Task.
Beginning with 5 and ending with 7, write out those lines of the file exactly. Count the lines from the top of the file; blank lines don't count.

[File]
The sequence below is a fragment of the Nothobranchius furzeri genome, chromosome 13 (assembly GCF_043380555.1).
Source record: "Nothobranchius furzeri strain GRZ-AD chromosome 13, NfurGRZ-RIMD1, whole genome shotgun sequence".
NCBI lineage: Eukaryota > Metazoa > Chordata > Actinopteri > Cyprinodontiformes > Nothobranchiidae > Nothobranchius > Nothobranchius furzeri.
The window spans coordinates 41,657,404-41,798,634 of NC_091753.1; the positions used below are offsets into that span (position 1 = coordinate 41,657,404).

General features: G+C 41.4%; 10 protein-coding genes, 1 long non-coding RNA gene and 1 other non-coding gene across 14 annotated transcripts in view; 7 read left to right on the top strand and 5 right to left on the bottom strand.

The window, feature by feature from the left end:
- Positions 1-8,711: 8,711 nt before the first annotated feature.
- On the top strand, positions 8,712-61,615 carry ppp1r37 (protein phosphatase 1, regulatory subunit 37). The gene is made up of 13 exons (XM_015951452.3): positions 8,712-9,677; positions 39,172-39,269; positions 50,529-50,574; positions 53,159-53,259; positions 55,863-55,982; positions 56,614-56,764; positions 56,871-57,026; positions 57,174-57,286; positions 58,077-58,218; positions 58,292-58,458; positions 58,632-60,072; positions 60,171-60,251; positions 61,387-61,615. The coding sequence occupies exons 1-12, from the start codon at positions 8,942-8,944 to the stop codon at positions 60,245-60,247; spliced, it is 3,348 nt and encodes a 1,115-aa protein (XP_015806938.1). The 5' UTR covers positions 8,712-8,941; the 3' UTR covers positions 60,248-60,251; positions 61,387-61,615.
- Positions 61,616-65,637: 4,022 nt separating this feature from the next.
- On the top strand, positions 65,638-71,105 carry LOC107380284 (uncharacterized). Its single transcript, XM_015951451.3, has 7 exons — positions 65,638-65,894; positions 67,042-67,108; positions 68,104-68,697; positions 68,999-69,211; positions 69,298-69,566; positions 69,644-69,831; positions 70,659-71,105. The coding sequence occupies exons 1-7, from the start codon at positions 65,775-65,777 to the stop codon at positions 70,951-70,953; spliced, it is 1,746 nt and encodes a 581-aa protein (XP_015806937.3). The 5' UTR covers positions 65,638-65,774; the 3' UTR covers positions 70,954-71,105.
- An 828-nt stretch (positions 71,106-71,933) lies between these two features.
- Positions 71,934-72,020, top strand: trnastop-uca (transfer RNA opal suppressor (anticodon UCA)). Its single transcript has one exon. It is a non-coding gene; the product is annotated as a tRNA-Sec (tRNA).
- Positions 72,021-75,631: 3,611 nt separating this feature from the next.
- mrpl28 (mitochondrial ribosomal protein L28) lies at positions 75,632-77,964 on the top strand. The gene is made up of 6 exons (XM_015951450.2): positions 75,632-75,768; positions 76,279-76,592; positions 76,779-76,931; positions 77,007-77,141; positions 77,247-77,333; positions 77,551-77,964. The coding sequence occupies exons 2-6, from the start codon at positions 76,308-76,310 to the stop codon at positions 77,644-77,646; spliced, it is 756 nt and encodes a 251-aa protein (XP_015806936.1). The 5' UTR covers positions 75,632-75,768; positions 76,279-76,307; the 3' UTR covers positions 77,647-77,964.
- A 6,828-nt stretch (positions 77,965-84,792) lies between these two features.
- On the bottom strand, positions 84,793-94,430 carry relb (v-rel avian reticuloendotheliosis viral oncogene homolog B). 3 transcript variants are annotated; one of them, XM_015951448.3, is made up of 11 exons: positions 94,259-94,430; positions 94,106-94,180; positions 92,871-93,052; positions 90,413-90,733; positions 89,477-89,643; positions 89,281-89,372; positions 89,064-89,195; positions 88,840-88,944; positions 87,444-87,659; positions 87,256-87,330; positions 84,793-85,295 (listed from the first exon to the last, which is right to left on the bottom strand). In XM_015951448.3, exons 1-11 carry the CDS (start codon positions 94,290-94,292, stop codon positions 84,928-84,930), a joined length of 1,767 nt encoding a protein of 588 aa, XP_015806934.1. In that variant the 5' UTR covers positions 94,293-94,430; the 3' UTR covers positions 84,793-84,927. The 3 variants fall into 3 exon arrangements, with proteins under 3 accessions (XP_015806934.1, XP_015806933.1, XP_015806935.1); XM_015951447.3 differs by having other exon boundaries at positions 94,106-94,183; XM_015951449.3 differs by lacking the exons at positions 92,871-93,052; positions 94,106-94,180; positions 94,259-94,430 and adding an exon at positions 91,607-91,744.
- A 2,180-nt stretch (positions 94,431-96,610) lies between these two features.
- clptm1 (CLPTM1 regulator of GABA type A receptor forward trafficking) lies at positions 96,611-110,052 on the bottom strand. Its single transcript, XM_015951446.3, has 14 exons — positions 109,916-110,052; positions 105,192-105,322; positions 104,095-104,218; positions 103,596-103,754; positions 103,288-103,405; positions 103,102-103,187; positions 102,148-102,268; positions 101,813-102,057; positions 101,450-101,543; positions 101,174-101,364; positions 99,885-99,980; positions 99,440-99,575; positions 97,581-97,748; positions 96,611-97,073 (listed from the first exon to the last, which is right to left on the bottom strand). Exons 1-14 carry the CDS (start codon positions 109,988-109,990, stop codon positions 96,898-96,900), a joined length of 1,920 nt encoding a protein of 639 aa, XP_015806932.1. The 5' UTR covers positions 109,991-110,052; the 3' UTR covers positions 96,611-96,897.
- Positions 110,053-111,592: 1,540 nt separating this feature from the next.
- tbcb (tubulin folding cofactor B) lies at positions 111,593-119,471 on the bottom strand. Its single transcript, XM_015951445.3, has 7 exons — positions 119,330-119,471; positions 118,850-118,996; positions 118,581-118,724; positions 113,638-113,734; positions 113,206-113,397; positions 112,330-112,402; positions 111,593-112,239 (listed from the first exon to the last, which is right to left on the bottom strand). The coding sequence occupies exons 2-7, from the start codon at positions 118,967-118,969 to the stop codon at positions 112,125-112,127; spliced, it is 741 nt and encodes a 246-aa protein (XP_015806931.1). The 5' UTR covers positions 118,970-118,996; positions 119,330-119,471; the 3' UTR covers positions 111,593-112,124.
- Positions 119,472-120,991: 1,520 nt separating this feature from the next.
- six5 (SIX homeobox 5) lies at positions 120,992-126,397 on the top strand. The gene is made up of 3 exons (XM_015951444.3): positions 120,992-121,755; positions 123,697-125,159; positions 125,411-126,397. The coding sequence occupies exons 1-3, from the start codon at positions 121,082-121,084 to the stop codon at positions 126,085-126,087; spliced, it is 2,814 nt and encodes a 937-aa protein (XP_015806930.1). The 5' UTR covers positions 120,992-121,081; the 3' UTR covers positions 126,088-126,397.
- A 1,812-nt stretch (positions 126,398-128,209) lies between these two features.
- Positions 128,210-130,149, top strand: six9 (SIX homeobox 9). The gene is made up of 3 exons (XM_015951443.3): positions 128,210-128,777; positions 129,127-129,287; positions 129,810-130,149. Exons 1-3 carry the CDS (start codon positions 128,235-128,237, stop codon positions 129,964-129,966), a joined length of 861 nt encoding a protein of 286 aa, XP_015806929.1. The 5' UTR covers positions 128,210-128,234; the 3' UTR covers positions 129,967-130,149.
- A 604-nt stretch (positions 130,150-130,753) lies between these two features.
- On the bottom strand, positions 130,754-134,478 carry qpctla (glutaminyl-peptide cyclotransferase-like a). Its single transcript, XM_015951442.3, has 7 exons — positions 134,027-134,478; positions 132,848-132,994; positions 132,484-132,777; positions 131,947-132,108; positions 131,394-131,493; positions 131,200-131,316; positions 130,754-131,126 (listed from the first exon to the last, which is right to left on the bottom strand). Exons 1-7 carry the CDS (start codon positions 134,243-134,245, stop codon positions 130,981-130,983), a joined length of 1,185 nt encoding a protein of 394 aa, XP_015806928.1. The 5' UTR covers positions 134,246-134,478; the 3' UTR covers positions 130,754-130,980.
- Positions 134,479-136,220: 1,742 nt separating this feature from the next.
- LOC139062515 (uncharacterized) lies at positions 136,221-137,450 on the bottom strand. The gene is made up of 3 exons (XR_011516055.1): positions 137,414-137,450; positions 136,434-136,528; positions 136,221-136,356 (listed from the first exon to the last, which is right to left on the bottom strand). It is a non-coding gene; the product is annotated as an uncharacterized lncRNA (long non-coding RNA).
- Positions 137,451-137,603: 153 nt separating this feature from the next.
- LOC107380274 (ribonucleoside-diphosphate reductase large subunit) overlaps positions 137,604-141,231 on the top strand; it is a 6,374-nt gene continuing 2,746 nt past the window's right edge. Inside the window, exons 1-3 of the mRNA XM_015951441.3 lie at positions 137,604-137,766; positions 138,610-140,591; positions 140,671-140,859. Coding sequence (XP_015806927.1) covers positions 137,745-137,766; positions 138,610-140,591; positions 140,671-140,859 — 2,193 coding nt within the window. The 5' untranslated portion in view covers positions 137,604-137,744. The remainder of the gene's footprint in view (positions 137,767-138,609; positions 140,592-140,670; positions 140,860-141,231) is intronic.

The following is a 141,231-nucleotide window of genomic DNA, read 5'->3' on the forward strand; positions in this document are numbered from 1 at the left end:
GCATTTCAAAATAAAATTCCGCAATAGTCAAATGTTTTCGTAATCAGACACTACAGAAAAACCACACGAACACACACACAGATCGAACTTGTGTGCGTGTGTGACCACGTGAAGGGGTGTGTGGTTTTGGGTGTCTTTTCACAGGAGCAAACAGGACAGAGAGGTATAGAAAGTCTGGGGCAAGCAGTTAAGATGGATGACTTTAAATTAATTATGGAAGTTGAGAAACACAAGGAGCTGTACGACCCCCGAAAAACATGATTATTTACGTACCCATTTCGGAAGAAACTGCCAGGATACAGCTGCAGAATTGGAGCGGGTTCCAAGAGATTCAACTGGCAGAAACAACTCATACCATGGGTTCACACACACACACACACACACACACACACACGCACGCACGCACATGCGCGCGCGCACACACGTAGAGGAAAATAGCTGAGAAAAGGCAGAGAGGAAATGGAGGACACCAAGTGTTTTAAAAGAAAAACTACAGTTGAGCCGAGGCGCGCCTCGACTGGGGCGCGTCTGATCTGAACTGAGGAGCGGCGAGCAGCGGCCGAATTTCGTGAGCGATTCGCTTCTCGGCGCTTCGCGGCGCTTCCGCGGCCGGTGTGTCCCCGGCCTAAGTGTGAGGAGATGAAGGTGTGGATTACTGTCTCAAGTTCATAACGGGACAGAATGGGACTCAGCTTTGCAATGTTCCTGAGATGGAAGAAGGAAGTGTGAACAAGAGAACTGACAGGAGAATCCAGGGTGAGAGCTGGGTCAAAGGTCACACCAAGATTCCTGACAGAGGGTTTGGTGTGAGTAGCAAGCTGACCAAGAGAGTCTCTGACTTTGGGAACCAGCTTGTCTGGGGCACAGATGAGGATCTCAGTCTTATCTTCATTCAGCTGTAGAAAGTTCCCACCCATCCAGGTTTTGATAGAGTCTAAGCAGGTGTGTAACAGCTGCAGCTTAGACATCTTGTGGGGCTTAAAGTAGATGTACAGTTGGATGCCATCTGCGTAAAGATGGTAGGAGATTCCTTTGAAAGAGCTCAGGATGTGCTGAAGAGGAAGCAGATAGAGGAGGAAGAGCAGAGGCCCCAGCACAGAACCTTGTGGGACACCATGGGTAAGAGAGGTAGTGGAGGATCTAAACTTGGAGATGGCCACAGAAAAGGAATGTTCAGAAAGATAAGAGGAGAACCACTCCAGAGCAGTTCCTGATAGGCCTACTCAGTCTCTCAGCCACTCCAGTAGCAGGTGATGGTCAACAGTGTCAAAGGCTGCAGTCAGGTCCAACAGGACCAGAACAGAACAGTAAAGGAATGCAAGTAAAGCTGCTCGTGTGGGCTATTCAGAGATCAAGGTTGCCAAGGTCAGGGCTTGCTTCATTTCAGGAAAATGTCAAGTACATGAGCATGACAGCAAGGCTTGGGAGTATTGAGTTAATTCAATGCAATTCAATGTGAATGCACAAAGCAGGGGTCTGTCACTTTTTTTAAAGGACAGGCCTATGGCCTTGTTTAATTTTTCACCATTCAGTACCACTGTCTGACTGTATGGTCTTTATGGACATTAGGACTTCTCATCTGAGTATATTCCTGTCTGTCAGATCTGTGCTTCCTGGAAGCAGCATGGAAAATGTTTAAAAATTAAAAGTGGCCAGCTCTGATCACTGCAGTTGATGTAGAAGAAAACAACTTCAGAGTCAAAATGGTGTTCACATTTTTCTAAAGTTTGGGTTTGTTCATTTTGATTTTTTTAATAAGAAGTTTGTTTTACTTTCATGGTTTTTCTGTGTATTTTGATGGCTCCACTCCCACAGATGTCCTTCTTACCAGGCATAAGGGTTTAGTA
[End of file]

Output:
General features: G+C 41.4%; 10 protein-coding genes, 1 long non-coding RNA gene and 1 other non-coding gene across 14 annotated transcripts in view; 7 read left to right on the top strand and 5 right to left on the bottom strand.

The window, feature by feature from the left end:
- Positions 1-8,711: 8,711 nt before the first annotated feature.